Expanding outwards from a lecture bearing the same title, delivered in the spring of 2020, this course explores the technical and political composition of the present. As the term “neoliberalism” has, in recent years, become a ubiquitous category for describing various features of contemporary life, it has arguably also lost much of its conceptual content and specificity. Neoliberalism, it now seems, refers to a kind of vague, gaseous element, which permeates everything from economic discourse to domestic spending habits to construction labor policies.
Against this background, the course will build up a “minor” history of neliberalism’s emergence. If historical-theoretical accounts have thus far overwhelmingly sought to articulate neoliberalism’s political and economic origins, we will work in this course towards the explication of a lesser-known, mediatechnical genealogy, which, without discounting political economy, concentrates instead on spatial histories and theories of automation, information, and environmentalism.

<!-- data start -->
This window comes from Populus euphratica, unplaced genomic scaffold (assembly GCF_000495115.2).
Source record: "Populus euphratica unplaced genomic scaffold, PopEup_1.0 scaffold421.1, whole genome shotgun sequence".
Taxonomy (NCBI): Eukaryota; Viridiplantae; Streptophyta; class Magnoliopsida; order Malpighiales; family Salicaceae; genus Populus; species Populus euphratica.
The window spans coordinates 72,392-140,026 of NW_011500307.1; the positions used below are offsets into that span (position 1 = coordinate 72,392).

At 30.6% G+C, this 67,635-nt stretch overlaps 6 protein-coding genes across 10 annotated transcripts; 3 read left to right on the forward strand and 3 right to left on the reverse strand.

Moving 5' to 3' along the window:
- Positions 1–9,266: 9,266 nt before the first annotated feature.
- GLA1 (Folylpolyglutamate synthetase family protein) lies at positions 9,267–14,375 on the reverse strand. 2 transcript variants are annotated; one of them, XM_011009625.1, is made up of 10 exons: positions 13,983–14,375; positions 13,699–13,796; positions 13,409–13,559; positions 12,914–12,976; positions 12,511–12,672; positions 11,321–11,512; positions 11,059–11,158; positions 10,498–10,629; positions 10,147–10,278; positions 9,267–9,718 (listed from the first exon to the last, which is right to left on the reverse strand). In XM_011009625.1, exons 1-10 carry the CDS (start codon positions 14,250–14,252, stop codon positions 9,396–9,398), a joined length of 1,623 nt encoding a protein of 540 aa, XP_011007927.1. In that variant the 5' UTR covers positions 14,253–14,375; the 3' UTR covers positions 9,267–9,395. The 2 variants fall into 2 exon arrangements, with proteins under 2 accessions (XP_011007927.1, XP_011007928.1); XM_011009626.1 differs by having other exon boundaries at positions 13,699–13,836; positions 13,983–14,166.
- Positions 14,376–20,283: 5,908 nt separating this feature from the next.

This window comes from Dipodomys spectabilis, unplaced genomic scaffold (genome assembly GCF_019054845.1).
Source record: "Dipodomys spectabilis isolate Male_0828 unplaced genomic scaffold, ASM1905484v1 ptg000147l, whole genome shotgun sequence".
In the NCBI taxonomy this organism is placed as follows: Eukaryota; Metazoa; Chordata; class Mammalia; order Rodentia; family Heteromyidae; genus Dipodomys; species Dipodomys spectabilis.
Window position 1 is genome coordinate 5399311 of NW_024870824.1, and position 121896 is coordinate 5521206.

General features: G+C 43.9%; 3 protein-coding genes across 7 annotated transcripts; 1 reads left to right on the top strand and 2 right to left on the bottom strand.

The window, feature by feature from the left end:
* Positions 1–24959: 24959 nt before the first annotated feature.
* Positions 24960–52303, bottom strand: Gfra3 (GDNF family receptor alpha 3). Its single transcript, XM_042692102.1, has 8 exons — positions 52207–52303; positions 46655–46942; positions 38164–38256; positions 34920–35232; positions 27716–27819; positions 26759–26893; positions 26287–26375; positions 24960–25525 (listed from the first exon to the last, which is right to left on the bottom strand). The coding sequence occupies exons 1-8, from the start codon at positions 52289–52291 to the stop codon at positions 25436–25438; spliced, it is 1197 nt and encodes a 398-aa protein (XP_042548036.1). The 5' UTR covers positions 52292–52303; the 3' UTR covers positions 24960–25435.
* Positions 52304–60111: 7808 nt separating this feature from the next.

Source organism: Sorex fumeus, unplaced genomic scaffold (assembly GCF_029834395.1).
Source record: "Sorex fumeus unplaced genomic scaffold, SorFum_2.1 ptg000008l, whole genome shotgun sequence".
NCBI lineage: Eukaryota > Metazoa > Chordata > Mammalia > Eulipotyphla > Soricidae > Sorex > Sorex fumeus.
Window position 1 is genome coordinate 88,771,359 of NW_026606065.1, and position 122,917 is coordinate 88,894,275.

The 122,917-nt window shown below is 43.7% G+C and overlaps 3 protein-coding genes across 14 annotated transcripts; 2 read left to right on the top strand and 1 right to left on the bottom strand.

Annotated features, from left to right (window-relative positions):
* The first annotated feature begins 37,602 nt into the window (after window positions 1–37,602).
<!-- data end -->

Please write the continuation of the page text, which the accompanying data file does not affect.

Topics covered include, among others: technics and technology; media, formats and memory; the biopolitical foundations of contemporary urbanism; industrial location theory and the economic geography; individuation, and the spatial politics of neoliberalism; attention, distraction, and the psychopolitics of exhaustion; infrastructure and the managerial politics of environment.
Course structure: Lectures will run for approximately one hour, twice weekly (live), with additional asynchronous content and discussion sessions (time TBD).
Note: the instructor will offer live course presentations on 01/19-01/21. To access the detailed schedule and Zoom links, please visit the Live Course Presentations Website. If you need assistance, please contact Estefanía Ibáñez.